A study released by the City Controller's office yesterday contained troubling news about AVI assessments: namely, that they were unfair, and that unfair tax burdens fell disproportionately on homeowners of lower-value homes, and zipcodes with relatively greater populations of Black residents according to 2010 Census data.
The study found that the unfairness of AVI asessments was correlated to the racial makeup of property zipcodes:
Using 5 digit zip codes of residential properties, both 2013 and proposed 2014 median levels of assessment show that as zip code areas become more African American, the median level of residential assessment rises, and that as zip code areas become more Caucasian, the median level of residential assessment falls. This is a statistically significant result for residential properties.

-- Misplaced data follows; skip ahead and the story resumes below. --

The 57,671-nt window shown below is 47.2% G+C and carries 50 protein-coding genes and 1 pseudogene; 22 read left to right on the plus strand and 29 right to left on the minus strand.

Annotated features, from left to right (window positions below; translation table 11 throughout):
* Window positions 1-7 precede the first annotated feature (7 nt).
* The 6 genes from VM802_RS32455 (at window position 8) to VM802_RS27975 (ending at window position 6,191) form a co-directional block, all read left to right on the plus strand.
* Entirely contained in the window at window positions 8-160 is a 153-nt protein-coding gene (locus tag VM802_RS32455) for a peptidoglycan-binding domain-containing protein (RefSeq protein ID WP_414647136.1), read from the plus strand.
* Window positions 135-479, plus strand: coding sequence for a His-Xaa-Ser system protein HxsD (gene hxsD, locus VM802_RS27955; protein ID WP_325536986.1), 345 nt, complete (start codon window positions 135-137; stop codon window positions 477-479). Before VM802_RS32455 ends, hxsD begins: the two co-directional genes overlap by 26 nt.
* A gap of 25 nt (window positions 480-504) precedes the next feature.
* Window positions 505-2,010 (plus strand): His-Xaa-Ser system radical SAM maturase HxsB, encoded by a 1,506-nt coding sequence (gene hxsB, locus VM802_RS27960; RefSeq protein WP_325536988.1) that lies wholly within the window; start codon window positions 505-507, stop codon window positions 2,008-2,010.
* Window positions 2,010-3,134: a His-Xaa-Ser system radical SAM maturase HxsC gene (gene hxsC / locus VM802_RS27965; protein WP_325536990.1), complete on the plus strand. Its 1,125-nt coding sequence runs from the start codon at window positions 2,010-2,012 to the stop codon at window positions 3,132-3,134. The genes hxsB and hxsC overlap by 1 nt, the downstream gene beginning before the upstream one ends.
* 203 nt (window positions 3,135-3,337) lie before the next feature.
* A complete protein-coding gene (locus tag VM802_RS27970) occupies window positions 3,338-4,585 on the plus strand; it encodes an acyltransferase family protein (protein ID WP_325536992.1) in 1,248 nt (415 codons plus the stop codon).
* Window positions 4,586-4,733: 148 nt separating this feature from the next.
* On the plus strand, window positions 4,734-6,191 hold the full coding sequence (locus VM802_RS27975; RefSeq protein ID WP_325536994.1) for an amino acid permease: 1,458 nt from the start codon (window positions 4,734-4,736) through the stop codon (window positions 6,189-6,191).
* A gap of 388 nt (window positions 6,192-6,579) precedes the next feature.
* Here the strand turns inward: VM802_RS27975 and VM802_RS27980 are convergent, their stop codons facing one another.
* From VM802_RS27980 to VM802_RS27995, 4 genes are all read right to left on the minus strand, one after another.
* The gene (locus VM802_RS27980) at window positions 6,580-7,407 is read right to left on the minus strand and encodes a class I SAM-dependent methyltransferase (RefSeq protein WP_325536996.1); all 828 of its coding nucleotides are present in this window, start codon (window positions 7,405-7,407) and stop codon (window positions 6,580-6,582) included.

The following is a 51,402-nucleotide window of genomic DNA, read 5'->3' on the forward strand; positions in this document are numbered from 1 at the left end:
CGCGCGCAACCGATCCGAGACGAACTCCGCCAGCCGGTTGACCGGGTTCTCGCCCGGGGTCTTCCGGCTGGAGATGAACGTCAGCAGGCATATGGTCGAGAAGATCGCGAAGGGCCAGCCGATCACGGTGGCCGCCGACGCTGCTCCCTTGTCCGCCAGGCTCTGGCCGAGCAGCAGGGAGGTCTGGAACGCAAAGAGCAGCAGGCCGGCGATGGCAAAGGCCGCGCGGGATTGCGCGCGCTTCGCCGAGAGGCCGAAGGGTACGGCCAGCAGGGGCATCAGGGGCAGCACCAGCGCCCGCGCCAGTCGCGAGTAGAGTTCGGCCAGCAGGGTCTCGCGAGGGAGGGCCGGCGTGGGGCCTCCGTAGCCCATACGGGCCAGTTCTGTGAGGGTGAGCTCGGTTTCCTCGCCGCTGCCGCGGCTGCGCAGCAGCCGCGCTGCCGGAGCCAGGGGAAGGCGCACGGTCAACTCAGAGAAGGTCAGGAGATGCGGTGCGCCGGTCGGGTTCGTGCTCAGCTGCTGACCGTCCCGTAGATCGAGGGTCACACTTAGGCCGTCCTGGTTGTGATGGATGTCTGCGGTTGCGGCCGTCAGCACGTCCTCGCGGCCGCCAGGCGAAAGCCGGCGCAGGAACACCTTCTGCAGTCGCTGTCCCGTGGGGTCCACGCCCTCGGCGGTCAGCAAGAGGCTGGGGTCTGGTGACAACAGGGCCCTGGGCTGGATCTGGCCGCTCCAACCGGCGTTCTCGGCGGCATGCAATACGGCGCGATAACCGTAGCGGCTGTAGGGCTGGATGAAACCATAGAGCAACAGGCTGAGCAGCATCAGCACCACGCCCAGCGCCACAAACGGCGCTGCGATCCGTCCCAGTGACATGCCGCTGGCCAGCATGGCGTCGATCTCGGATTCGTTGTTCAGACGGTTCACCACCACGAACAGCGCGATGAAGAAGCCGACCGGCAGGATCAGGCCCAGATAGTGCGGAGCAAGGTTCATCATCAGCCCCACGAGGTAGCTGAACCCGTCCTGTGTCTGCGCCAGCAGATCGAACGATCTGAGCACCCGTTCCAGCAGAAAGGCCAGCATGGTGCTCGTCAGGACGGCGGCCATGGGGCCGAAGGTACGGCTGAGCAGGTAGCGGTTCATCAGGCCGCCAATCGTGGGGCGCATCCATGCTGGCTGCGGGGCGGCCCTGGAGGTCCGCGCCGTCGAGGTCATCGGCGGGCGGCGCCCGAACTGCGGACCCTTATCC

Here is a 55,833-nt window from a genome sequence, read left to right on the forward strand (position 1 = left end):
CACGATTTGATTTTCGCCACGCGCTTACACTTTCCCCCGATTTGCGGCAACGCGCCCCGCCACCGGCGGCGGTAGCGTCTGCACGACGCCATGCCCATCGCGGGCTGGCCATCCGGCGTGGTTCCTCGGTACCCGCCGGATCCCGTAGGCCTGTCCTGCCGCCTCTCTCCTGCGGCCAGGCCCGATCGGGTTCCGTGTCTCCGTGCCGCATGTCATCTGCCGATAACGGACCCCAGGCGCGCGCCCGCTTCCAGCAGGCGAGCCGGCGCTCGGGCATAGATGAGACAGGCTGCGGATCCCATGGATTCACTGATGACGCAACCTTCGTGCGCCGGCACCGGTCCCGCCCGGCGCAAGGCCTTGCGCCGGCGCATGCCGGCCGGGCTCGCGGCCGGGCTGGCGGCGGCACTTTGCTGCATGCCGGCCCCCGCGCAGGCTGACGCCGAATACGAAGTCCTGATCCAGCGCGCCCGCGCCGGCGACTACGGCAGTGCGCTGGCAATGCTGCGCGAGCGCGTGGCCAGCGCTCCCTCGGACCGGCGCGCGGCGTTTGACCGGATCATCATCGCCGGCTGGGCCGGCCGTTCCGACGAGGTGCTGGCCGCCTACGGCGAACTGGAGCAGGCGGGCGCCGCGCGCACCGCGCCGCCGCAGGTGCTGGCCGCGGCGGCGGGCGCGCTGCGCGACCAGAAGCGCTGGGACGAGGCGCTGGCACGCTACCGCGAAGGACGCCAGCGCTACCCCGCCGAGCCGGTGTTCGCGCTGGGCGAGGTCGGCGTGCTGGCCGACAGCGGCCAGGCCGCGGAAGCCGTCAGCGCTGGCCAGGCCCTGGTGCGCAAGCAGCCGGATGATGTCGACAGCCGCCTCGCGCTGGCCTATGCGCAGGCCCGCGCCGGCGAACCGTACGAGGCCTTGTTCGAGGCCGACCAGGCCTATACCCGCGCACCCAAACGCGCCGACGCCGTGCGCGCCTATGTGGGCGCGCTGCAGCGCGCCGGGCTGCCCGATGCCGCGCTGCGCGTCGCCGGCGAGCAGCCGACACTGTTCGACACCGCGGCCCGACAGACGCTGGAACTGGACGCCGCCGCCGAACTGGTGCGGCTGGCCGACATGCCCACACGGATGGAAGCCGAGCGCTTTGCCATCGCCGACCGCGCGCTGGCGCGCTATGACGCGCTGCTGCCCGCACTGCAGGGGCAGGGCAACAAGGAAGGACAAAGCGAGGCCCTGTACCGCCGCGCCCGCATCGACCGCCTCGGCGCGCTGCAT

The study also found that properties with lower values were assessed at disproportionately high levels:
In both actual 2013 and proposed 2014 residential assessed values, there is statistically significant evidence that more expensive taxable residential properties, as measured by the OPA determined sales.
Economist Kevin Gillen contended that AVI would actually reduce the disproportionate tax burden on neighborhoods with lower property values in an interview with WHYY on Wednesday. Gillen also attributed inaccuracies in property assessments to old data and guesswork: the Office of Property Assessments is often working with out-of-date information, and assessors aren't allowed inside homes, so they are sometimes left to guess.
In sum: The only thing clear about AVI at this point is that it's clear as mud.
· Analysis: AVI makes assessments even less accurate, impacts African-Americans more [Naked City]
· Economist: Sound Philadelphia tax policy depends on AVI [NewsWorks]
· A Sales Ratio Study of the City of Philadelphia's 2013 Certified and 2014 Proposed Real Estate Assessments [Philadelphia Controller's Office]